Art review: calligrapher Fung Ming Chip plays with characters

Shu Fa Sutra, an exhibition of work by a Hong Kong calligraphy stalwart, shows his playful interpretations of the ancient Chinese art form

PUBLISHED : Tuesday, 22 December, 2015, 6:01am
UPDATED : Tuesday, 22 December, 2015, 4:10pm

Hong Kong’s auction market has long been dominated by traditional literati ink paintings, ceramics and furniture. Inevitably, this interest in antiquities has expanded, with galleries now specialising in, as well as exhibiting, contemporary Chinese ink art.

This culminated in the city’s first dedicated ink art fair – Ink Asia 2015 – last weekend (December 18 to 20).

Appropriately, Galerie du Monde’s parallel exhibition with the fair is of works by artist Fung Ming Chip, one of the stalwarts of calligraphy in Hong Kong.

SEE ALSO: Script tease: Fung Ming Chip makes new play on Chinese characters

Fung explains that “shu fa” is writing as an art form made up of three parts. First, it is the written characters; second, the way of writing; and third, “like the flower to garnish the dish”, is the seal carving adhered to a painting to mark the presence of the artist.

Fung explains that as a young man, it was seal carving that initially held his interest. Over the years, he has experimented with mural-sized wood blocks that extended the idea of seal carving.

And his seals, chopped on paper in standard vermilion red and also shown in this exhibition, are often non-traditional – a naive carved word font, printed backwards, or containing just a single symbol or object, a rabbit or gourd, for example.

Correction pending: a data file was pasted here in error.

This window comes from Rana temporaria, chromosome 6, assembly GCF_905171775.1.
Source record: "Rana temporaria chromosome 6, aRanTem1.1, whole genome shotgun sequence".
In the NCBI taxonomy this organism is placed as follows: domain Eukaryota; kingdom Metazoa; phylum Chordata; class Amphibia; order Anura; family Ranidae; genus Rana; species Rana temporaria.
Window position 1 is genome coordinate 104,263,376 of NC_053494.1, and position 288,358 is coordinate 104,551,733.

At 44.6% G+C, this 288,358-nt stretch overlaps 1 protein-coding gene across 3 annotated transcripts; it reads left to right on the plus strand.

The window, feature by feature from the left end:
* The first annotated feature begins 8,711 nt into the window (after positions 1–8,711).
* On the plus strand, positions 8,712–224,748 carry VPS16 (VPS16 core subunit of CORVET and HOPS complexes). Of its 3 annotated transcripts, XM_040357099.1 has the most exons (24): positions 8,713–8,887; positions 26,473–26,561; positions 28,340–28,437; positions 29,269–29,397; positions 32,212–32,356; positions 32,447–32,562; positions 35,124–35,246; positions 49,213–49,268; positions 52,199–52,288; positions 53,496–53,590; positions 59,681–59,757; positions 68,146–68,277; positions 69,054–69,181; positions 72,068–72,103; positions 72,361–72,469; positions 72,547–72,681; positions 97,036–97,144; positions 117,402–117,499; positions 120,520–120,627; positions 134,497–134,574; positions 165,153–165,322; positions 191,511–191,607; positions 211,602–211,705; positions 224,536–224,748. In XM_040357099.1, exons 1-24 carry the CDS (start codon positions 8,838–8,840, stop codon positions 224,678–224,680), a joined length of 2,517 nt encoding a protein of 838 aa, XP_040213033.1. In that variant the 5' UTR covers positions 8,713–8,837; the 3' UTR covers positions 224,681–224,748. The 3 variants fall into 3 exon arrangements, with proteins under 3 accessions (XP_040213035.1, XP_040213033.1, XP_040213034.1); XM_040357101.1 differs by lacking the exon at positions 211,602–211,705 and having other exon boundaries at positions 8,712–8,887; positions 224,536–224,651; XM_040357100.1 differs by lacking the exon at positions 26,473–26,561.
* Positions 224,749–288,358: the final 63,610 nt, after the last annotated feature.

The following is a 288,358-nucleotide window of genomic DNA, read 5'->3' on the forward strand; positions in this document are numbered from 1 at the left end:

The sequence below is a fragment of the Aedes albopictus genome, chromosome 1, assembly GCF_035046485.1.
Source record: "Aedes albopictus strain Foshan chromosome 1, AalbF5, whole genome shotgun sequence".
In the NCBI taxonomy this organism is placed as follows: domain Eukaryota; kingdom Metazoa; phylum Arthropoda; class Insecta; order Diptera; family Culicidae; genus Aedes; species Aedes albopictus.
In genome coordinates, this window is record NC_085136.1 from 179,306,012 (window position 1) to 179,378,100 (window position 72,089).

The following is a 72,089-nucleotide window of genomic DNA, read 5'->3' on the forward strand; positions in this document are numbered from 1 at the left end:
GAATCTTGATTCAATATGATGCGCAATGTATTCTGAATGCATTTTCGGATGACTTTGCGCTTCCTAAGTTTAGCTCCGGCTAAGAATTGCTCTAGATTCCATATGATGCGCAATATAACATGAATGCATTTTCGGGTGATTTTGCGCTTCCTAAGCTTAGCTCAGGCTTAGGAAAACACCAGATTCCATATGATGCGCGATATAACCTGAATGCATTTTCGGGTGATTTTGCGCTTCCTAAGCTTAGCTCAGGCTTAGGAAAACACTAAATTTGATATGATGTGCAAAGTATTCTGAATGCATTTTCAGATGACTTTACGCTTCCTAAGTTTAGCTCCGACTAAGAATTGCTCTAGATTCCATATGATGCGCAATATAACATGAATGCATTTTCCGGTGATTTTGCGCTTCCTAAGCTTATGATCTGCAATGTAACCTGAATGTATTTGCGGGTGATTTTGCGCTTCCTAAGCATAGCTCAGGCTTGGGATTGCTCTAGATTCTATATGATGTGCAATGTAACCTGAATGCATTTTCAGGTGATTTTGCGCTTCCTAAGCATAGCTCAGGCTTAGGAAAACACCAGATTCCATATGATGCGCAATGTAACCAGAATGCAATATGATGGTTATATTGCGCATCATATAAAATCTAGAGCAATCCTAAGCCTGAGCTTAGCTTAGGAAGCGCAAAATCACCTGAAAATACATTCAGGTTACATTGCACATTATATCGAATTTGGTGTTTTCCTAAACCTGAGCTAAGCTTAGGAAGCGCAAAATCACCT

Fung is a playful calligrapher. His artistic interest is held by experimentation alongside the more formal struggle to find the aesthetic balance of text within the blankness of paper. He uses countless script forms, including impressions of musical notation, “multi-lined” or double imagery as seen in a mirror, scattered text across the paper, some bold and others light-watered.

Fung’s calligraphy also reflects, albeit subtly, landscape or religious iconography. In his large work Departure, literati rock formations are scattered among the text but are also part of the calligraphy.

This sleight of hand is achieved by placing a template of the required rock shape over the completed lighter text, then a darker underlay and corresponding bolder text is painted within the template. The text is almost secondary to the landscape.

However, The Rules(2012), executed in a falling, increasingly bold black script, clearly state Fung’s thoughts, his striving for diversity, excitement and more: “What is love?/ Expensive and meaningless/ Ultimately a wave of emptiness/ Yearning for something to bite ...”

Fung Ming Chip: Shu Fa Sutra, Galerie du Monde, until December 31